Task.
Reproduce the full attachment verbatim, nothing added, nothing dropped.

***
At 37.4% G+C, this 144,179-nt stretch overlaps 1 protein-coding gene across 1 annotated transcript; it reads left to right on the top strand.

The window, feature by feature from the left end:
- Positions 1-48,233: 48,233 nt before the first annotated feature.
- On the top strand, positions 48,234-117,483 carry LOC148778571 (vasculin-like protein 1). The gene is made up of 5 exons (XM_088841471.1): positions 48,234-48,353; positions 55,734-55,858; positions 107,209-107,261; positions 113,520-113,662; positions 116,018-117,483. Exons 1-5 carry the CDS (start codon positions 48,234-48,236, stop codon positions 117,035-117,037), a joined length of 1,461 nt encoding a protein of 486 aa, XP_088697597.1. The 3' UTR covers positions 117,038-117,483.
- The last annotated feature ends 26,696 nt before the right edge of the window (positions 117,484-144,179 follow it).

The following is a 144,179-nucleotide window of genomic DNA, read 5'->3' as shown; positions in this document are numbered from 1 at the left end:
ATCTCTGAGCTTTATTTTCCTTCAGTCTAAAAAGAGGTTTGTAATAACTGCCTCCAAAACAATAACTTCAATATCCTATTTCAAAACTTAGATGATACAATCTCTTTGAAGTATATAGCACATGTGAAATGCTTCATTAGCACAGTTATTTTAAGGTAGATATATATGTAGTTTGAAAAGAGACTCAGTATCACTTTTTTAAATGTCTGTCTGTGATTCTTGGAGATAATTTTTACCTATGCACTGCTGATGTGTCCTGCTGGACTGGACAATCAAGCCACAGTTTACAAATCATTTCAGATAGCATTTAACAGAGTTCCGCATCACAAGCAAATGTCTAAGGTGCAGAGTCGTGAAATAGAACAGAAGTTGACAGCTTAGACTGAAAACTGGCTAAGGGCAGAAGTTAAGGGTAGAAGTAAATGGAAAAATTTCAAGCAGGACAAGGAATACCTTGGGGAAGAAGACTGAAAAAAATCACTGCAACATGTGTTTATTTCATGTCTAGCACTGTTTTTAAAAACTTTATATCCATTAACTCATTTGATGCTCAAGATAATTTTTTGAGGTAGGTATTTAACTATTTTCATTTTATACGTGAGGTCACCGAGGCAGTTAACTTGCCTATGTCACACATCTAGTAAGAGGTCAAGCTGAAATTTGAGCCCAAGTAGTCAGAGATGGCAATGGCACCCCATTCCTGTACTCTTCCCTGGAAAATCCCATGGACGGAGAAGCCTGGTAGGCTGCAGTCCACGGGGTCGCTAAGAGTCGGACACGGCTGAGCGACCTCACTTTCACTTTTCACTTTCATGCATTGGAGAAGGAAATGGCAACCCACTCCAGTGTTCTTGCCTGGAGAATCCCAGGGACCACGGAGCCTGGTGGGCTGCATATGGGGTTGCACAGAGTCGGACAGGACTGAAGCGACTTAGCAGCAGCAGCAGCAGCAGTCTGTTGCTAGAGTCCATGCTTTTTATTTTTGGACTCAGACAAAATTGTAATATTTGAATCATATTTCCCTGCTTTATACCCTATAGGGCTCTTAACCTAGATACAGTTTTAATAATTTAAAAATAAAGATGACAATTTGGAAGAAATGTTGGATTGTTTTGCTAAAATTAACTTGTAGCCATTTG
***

At 37.4% G+C, this 144,179-nt stretch overlaps 1 protein-coding gene across 1 annotated transcript; it reads left to right on the top strand.

The window, feature by feature from the left end:
- Positions 1-48,233: 48,233 nt before the first annotated feature.
- On the top strand, positions 48,234-117,483 carry LOC148778571 (vasculin-like protein 1). The gene is made up of 5 exons (XM_088841471.1): positions 48,234-48,353; positions 55,734-55,858; positions 107,209-107,261; positions 113,520-113,662; positions 116,018-117,483. Exons 1-5 carry the CDS (start codon positions 48,234-48,236, stop codon positions 117,035-117,037), a joined length of 1,461 nt encoding a protein of 486 aa, XP_088697597.1. The 3' UTR covers positions 117,038-117,483.
- The last annotated feature ends 26,696 nt before the right edge of the window (positions 117,484-144,179 follow it).

The following is a 144,179-nucleotide window of genomic DNA, read 5'->3' as shown; positions in this document are numbered from 1 at the left end:
ATCTCTGAGCTTTATTTTCCTTCAGTCTAAAAAGAGGTTTGTAATAACTGCCTCCAAAACAATAACTTCAATATCCTATTTCAAAACTTAGATGATACAATCTCTTTGAAGTATATAGCACATGTGAAATGCTTCATTAGCACAGTTATTTTAAGGTAGATATATATGTAGTTTGAAAAGAGACTCAGTATCACTTTTTTAAATGTCTGTCTGTGATTCTTGGAGATAATTTTTACCTATGCACTGCTGATGTGTCCTGCTGGACTGGACAATCAAGCCACAGTTTACAAATCATTTCAGATAGCATTTAACAGAGTTCCGCATCACAAGCAAATGTCTAAGGTGCAGAGTCGTGAAATAGAACAGAAGTTGACAGCTTAGACTGAAAACTGGCTAAGGGCAGAAGTTAAGGGTAGAAGTAAATGGAAAAATTTCAAGCAGGACAAGGAATACCTTGGGGAAGAAGACTGAAAAAAATCACTGCAACATGTGTTTATTTCATGTCTAGCACTGTTTTTAAAAACTTTATATCCATTAACTCATTTGATGCTCAAGATAATTTTTTGAGGTAGGTATTTAACTATTTTCATTTTATACGTGAGGTCACCGAGGCAGTTAACTTGCCTATGTCACACATCTAGTAAGAGGTCAAGCTGAAATTTGAGCCCAAGTAGTCAGAGATGGCAATGGCACCCCATTCCTGTACTCTTCCCTGGAAAATCCCATGGACGGAGAAGCCTGGTAGGCTGCAGTCCACGGGGTCGCTAAGAGTCGGACACGGCTGAGCGACCTCACTTTCACTTTTCACTTTCATGCATTGGAGAAGGAAATGGCAACCCACTCCAGTGTTCTTGCCTGGAGAATCCCAGGGACCACGGAGCCTGGTGGGCTGCATATGGGGTTGCACAGAGTCGGACAGGACTGAAGCGACTTAGCAGCAGCAGCAGCAGCAGTCTGTTGCTAGAGTCCATGCTTTTTATTTTTGGACTCAGACAAAATTGTAATATTTGAATCATATTTCCCTGCTTTATACCCTATAGGGCTCTTAACCTAGATACAGTTTTAATAATTTAAAAATAAAGATGACAATTTGGAAGAAATGTTGGATTGTTTTGCTAAAATTAACTTGTAGCCATTTG